What is depression?
Being clinically depressed is very different from the down type of feeling that all people experience from time to time. Occasional feelings of sadness are a normal part of life, and it is that such feelings are often colloquially referred to as “depression.” In clinical depression, such feelings are out of proportion to any external causes. There are things in everyone’s life that are possible causes of sadness, but people who are not depressed manage to cope with these things without becoming incapacitated.
As one might expect, depression can present itself as feeling sad or “having the blues”. However, sadness may not always be the dominant feeling of a depressed person. Depression can also be experienced as a numb or empty feeling, or perhaps no awareness of feeling at all. A depressed person may experience a noticeable loss in their ability to feel pleasure about anything. Depression, as viewed by psychiatrists, is an illness in which a person experiences a marked change in their mood and in the way they view themselves and the world. Depression as a significant depressive disorder ranges from short in duration and mild to long term and very severe, even life threatening.
Depressive disorders come in different forms, just as do other illnesses such as heart disease. The three most prevalent forms are major depression, dysthymia, and bipolar disorder.
What is major depression?
Major depression is manifested by a combination of symptoms (see symptom list below) that interfere with the ability to work, sleep, eat; and enjoy once-pleasurable activities. These disabling episodes of depression can occur once, twice, or several times in a lifetime.
What is dysthymia?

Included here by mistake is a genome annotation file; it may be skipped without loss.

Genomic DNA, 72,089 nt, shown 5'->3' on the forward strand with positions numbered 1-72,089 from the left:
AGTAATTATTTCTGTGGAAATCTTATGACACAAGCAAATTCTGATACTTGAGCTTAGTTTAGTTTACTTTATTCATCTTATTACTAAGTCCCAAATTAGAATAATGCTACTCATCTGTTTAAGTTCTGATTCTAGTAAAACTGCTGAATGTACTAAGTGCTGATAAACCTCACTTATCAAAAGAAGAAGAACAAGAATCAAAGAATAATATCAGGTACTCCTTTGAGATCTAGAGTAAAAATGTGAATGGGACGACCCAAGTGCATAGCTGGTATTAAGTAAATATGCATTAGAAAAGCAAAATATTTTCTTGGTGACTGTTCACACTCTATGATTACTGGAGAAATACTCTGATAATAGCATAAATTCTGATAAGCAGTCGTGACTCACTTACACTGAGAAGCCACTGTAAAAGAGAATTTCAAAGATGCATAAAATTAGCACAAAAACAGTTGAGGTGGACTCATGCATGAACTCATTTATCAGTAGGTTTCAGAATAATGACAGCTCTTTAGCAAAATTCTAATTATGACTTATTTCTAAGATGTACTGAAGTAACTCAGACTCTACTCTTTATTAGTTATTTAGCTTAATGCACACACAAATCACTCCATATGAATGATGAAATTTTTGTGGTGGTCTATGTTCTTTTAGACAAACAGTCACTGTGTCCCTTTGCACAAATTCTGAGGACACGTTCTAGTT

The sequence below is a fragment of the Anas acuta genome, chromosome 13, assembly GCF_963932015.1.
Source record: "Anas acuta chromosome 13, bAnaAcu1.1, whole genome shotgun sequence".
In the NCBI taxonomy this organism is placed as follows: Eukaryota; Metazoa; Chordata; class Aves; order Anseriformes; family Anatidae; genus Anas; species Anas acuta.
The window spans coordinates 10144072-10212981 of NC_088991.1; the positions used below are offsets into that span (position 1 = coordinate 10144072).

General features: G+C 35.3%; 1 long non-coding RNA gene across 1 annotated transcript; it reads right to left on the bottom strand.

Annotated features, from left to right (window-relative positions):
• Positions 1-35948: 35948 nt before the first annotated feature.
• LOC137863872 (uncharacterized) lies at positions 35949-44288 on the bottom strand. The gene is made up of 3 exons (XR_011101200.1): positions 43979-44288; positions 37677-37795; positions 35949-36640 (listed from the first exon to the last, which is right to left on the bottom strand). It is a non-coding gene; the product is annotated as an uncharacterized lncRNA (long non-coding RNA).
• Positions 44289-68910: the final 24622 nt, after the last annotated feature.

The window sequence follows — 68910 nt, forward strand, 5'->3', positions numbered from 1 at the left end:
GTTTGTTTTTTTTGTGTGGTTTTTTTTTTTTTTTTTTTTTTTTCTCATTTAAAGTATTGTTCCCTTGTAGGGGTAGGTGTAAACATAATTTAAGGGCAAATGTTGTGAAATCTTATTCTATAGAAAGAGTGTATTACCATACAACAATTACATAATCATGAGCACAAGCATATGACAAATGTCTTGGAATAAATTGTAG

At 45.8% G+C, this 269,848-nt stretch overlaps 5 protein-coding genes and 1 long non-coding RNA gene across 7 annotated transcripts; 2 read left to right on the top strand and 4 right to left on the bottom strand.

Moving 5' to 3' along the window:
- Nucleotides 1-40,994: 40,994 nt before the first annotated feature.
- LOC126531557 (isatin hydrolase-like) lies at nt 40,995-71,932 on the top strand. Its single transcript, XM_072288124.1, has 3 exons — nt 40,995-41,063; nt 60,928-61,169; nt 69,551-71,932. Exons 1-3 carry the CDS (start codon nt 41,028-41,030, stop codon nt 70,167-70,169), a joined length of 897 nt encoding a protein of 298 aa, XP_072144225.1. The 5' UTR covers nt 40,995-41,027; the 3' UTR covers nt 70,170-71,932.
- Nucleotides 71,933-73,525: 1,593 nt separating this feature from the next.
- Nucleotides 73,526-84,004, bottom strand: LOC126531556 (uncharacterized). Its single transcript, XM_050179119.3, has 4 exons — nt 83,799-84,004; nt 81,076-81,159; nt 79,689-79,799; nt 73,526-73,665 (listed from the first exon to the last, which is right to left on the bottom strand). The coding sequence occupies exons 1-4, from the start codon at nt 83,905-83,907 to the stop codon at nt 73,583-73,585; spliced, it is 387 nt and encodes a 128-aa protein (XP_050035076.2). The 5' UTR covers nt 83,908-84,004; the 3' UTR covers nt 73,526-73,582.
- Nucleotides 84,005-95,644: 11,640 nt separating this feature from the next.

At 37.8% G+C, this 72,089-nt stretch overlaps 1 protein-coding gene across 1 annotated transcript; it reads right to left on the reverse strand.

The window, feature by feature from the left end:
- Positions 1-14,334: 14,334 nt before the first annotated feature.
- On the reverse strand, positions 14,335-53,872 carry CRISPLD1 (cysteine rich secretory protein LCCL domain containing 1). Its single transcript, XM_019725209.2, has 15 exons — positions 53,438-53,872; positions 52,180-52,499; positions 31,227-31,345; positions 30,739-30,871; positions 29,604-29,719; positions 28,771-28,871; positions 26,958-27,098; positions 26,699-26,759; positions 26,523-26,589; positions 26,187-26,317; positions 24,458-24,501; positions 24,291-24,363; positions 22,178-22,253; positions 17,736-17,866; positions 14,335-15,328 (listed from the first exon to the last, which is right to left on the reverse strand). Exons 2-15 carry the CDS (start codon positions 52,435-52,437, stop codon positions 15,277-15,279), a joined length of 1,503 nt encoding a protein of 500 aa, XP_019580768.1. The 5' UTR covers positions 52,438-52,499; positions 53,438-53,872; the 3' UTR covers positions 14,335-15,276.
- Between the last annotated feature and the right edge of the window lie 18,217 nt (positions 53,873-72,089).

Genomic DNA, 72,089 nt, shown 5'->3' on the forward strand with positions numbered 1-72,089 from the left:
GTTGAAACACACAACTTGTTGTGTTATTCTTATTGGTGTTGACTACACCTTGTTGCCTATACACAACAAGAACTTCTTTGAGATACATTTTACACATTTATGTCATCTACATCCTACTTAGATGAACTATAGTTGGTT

A less severe type of depression, dysthymia, involves long-term, chronic symptoms that do not disable, but keep you from functioning at “full steam” or from feeling good. Sometimes people with dysthymia also experience major depressive episodes.
What is bipolar depression (manic-depressive illness)?
Another type of depressive disorder is manic-depressive illness, also called bipolar depression. Not nearly as prevalent as other forms of depressive disorders, manic depressive illness involves cycles of depression and elation or mania. Sometimes the mood switches are dramatic and rapid, but most often they are gradual. When in the depressed cycle, you can have any or all of the symptoms of a depressive disorder. When in the manic cycle, any or all symptoms listed under mania may be experienced. Mania often affects thinking, judgment, and social behavior in ways that cause serious problems and embarrassment. For example, unwise business or financial decisions may be made when in a manic phase.
What is Seasonal Affective Disorder (SAD)?
SAD is a pattern of depressive illness in which symptoms recur every winter. This form of depressive illness often is accompanied by such symptoms as marked decrease in energy, increased need for sleep, and carbohydrate craving. Photo therapy – morning exposure to bright, full spectrum light – can often be dramatically helpful.
What is Post Partum Depression?
Mild moodiness and “blues” are very common after having a baby, but when symptoms are more than mild or last more than a few days, help should be sought. Post part depression can be extremely serious for both mother and baby.
How is bereavement different from depression?
A full depressive syndrome frequently is a normal reaction to the death of a loved one (bereavement), with feelings of depression and such associated symptoms as poor appetite, weight loss, and insomnia. However, morbid preoccupation with worthlessness, prolonged and marked functional impairment, and marked psychomotor retardation are uncommon and suggest that the bereavement is complicated by the development of a Major Depression. The duration of “normal” bereavement varies considerably among different cultural groups.
What is Endogenous Depression?
A depression is said to be endogenous if it occurs without a particular bad event, stressful situation or other definite, outside cause being present in the person’s life. Endogenous depression usually responds well to medication. Some authorities do not consider this to be a useful diagnostic category.
What is atypical depression?
“Atypical depression” is not an official diagnostic category, but it is often discussed informally. A person suffering from atypical depression generally has increased appetite and sleeps more than usual. An atypical depressive may also be able to enjoy pleasurable circumstances despite being unable to seek out such circumstances. This contrasts with the “typical” depressive, who generally has reduced appetite and insomnia, and who is often unable to find pleasure in anything. Despite its name, atypical depression may in fact be more common than the other kind.